36 Pages Posted: 18 Jun 2002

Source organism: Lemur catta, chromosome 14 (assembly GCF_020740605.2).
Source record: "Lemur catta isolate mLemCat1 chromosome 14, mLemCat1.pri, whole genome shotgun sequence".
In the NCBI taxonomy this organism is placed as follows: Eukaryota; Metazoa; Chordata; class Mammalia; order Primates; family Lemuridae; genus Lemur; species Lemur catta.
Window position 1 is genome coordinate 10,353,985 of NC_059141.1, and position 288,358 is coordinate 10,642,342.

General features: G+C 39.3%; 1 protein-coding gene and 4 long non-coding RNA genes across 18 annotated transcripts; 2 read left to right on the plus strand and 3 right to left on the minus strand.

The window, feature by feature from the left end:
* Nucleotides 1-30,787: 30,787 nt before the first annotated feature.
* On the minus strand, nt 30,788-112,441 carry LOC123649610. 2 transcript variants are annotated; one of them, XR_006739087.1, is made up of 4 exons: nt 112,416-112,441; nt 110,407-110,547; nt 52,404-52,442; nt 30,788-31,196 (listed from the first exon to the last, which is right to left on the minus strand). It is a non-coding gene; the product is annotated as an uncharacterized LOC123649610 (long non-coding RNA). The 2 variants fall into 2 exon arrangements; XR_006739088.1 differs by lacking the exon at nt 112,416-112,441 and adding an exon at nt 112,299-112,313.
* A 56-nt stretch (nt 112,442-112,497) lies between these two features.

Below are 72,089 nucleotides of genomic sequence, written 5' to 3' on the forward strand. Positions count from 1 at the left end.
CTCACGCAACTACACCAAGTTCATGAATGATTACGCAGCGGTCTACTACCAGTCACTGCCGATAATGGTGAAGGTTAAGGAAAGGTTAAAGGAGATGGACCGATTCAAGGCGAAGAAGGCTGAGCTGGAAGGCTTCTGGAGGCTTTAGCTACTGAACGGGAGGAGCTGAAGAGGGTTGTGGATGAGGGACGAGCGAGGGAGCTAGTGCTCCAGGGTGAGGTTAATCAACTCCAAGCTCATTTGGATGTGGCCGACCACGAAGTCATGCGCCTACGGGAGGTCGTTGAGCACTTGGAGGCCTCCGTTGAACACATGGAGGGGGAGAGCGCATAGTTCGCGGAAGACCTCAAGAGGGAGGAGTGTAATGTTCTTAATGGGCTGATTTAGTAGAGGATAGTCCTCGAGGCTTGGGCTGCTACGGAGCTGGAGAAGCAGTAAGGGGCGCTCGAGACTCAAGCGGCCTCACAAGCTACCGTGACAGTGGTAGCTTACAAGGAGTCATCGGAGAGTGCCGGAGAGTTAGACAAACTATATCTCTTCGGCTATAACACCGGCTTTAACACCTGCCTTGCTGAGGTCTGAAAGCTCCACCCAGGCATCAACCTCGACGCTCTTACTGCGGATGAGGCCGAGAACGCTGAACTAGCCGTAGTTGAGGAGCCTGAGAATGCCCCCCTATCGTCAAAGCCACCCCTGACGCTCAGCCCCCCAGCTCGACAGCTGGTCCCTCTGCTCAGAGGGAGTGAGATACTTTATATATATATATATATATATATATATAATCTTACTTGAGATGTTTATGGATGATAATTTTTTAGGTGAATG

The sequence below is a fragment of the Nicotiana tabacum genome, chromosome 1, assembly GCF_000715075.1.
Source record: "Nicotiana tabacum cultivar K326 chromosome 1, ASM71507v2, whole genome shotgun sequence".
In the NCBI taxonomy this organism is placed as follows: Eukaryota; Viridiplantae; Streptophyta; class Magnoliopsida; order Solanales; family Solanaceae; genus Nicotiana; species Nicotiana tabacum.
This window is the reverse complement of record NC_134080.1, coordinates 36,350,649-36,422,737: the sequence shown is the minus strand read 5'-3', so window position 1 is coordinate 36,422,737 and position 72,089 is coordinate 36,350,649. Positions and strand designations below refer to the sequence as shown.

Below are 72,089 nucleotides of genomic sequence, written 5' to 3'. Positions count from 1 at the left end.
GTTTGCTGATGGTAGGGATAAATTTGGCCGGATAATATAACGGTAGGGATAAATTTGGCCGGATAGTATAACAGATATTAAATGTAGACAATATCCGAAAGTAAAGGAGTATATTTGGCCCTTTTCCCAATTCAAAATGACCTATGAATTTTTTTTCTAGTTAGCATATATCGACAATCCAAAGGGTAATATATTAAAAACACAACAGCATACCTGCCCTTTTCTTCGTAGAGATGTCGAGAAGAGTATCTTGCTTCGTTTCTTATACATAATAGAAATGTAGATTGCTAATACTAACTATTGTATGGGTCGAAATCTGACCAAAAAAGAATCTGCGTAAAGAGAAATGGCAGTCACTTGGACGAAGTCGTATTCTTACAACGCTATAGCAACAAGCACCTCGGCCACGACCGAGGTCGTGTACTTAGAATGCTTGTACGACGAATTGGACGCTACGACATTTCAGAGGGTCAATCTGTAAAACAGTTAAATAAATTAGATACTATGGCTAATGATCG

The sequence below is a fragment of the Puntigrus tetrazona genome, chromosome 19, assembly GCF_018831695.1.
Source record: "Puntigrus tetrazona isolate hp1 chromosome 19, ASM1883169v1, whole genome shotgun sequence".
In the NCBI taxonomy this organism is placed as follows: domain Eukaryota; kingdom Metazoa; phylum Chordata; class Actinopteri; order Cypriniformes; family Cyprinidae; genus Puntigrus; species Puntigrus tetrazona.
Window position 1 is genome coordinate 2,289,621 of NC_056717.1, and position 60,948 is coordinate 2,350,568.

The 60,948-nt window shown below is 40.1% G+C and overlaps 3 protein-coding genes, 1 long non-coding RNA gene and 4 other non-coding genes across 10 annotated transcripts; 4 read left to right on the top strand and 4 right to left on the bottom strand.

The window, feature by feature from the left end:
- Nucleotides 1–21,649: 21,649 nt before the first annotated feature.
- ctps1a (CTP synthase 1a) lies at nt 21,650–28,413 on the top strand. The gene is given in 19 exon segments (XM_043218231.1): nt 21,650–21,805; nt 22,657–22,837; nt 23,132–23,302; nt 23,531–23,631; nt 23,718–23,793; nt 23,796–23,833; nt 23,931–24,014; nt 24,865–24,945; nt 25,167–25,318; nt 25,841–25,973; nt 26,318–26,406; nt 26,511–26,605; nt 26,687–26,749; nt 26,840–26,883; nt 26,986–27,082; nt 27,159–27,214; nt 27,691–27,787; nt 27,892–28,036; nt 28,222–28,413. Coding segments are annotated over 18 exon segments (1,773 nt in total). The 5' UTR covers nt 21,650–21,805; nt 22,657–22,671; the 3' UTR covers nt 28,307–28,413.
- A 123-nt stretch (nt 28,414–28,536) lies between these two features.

This article argues that most of the important phenomena of modern litigation are best understood as results of changes in the financing and capitalization of the bar. During the twentieth century civil litigation has moved its focus from trial to discovery and settlement. Two elements coalesced to transform litigation practice: changed discovery rules and the spread of liability insurance. Much of that transformation involved changes in financial arrangements, both among defendants, with the spread of liability insurance, and among lawyers, with growth in firm size, and better diversification and capitalization of the plaintiffs' bar, and regulatory changes that enabled better marketing of firms' services. This reconfiguration was both necessary -- because modern discovery required substantial investment -- and profitable -- because good discovery yielded improved settlements. As a consequence of these changes, lawyers at the end of the twentieth century offered clients improved, though more expensive, litigation services in a more competitive market with resources more evenly balanced between plaintiffs and defendants than at the start of the century.
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